Asian shares subdued, dollar steady, focus on U.S. CPI data


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SINGAPORE — Asian equities edged higher on Wednesday, while the dollar steadied as investors braced for U.S. inflation data that will influence the Federal Reserve’s interest rate policy.

MSCI’s broadest index of Asia-Pacific shares outside Japan was 0.28% higher, while Japan’s Nikkei gained 1%. Australia’s S&P/ASX 200 index rose 0.80%.

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While China’s reopening from pandemic controls has boosted investor sentiment, with stocks in the country and Hong Kong starting the year with a strong rally, some investors have booked profits on doubts over the sustainability of the market’s rebound.

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China’s stocks opened 0.1% higher while Hong Kong’s Hang Seng index gained 0.6% at the start of the day.

Overnight, U.S. stocks ended higher as investors heaved a sigh of relief after Fed Chair Jerome Powell refrained in a speech from commenting on rate policy but said the Fed’s independence was essential for it to battle inflation.

“With some expectations that Powell would likely pushback on the easing financial conditions, equity markets celebrated the lack of any clear guidance on policy direction,” Saxo strategists said.

Investor attention will squarely be on the U.S. consumer price index (CPI), scheduled to be released on Thursday. The data is expected to show December’s headline annual inflation at 6.5%, versus 7.1% in November.

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Thursday’s data will be crucial in determining what the Fed is likely to do with interest rates in its next meeting at the start of next month.

The U.S. central bank raised interest rates by 50 basis points in December after four straight 75 bps hikes in 2022 but has reiterated that it will keep rates higher for longer to tame inflation.

Investors are betting that the upcoming inflation report could show further deceleration, potentially giving the Fed room to slow the pace of interest rate rises, said Stephen Wu, economist at Commonwealth Bank of Australia.

Saxo strategists said despite Powell’s relative silence on policy outlook, there were other Fed and non-Fed speakers on Tuesday who continued to sound hawkish and raising alarms on inflation.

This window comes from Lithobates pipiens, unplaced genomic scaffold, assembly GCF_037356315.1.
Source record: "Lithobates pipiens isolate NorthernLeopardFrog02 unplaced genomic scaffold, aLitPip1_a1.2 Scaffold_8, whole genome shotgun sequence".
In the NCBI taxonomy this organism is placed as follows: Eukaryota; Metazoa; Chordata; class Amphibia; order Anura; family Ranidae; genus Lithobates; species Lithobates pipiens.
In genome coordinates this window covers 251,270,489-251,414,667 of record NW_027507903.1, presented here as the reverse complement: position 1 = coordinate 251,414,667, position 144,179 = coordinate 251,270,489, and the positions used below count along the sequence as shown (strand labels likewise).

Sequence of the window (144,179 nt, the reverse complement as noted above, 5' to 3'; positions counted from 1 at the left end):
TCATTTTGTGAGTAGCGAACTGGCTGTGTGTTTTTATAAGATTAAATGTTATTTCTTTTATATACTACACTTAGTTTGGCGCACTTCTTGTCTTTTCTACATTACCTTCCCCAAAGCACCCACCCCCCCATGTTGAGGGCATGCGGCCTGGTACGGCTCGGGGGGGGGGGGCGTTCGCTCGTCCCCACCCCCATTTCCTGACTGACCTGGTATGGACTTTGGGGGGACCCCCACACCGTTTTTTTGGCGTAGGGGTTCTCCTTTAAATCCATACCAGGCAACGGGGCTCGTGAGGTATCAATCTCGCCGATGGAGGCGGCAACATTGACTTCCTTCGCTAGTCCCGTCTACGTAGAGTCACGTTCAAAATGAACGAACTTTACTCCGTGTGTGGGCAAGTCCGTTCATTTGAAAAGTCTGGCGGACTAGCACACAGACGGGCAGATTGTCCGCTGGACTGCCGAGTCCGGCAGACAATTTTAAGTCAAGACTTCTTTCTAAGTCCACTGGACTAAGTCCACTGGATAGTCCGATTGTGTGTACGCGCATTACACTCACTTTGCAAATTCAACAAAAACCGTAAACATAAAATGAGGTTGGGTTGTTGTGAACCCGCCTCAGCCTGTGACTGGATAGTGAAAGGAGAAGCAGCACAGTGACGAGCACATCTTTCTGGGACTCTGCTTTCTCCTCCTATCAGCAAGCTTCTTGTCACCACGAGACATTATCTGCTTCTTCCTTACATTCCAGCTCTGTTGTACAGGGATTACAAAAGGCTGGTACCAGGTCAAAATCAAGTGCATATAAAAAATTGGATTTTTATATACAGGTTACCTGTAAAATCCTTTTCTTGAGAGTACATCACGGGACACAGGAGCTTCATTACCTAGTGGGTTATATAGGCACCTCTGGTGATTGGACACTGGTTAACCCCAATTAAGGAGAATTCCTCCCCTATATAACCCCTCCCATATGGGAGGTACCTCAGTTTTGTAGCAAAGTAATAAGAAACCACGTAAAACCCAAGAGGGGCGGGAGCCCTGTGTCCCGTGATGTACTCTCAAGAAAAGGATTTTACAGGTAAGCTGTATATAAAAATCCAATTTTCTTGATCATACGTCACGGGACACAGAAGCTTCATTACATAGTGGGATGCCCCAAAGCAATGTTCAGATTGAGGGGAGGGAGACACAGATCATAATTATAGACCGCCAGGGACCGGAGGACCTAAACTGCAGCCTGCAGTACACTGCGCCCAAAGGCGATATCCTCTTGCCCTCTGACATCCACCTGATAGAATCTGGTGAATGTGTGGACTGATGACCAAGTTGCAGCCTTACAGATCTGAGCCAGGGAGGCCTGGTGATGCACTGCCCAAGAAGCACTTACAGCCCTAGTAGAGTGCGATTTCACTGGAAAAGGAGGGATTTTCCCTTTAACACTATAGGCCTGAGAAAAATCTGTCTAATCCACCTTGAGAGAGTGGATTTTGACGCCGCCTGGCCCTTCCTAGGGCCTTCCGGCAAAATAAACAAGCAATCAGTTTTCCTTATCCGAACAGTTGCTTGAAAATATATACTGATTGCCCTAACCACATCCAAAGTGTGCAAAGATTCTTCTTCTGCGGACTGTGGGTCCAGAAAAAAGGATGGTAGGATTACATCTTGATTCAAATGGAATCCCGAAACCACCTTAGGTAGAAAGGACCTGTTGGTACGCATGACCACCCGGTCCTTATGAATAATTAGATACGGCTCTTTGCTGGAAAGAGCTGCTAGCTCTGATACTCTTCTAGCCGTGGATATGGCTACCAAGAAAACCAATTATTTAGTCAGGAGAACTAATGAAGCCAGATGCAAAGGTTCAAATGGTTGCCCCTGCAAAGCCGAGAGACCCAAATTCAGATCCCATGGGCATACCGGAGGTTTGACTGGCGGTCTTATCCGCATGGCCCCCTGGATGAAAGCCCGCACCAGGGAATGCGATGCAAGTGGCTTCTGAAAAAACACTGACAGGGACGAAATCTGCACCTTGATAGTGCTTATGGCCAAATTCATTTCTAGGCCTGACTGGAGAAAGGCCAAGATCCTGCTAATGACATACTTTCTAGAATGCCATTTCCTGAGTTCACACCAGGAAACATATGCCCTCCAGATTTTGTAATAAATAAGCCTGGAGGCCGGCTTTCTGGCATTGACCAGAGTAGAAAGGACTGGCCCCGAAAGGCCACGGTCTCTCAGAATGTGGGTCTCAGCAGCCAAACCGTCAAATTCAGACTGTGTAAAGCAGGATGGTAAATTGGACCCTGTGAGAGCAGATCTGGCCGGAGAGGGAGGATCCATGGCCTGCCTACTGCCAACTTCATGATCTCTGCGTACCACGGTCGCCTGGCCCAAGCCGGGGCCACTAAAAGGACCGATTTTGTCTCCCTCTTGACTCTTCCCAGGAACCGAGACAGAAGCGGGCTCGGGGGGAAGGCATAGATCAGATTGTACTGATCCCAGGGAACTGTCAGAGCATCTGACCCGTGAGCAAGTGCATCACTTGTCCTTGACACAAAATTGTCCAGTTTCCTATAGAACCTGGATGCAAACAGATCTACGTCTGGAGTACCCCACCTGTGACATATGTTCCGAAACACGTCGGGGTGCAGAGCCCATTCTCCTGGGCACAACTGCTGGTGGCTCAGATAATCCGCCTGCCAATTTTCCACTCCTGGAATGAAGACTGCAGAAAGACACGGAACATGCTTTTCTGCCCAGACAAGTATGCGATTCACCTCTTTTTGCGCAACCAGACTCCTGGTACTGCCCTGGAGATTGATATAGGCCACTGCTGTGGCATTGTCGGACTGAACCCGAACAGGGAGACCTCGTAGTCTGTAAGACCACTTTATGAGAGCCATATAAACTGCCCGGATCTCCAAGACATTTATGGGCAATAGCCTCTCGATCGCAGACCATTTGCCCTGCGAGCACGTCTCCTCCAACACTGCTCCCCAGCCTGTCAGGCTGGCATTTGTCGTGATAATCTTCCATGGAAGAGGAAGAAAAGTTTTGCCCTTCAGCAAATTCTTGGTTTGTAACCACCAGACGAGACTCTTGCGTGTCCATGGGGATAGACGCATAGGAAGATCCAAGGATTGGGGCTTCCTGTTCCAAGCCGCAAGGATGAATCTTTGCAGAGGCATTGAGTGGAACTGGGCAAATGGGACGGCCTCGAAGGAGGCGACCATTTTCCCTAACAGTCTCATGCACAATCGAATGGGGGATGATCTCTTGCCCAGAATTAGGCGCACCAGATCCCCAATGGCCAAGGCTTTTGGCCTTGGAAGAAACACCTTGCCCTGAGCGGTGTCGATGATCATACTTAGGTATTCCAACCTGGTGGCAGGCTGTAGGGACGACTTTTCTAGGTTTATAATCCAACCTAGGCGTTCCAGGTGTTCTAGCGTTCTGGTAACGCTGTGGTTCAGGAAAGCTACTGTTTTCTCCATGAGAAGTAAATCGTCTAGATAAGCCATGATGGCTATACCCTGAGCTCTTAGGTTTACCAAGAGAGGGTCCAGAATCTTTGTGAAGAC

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Federal Reserve Governor Michelle Bowman said on Tuesday the central bank would have to raise interest rates further to combat high inflation and that would likely lead to softer job market conditions.

JPMorgan Chase & Co Chief Executive Officer Jamie Dimon said heightened economic uncertainties might encourage the Federal Reserve to raise interest rates to 5%.

In the foreign exchange market, the Australian dollar was 0.3% higher after data showed the annual pace of inflation had increased to 7.3% in November. The New Zealand dollar rose 0.2%.

The dollar index, which measures the dollar against six major currencies, rose 0.058% to 103.31, hovering close to seven-month low.

The Japanese yen weakened 0.05% to 132.33 per dollar, while sterling was last trading at $1.2146, down 0.07% on the day.

The yield on 10-year Treasury notes was down 1.3 basis points to 3.606%, while the yield on the 30-year Treasury bond was down 1.5 basis points to 3.739%.

The two-year U.S. Treasury yield, which typically moves in step with interest rate expectations, was down 1.7 basis points at 4.241%.

U.S. crude fell 0.71% to $74.59 per barrel and Brent was at $79.56, down 0.67% on the day.

(Reporting by Ankur Banerjee; Editing by Bradley Perrett)



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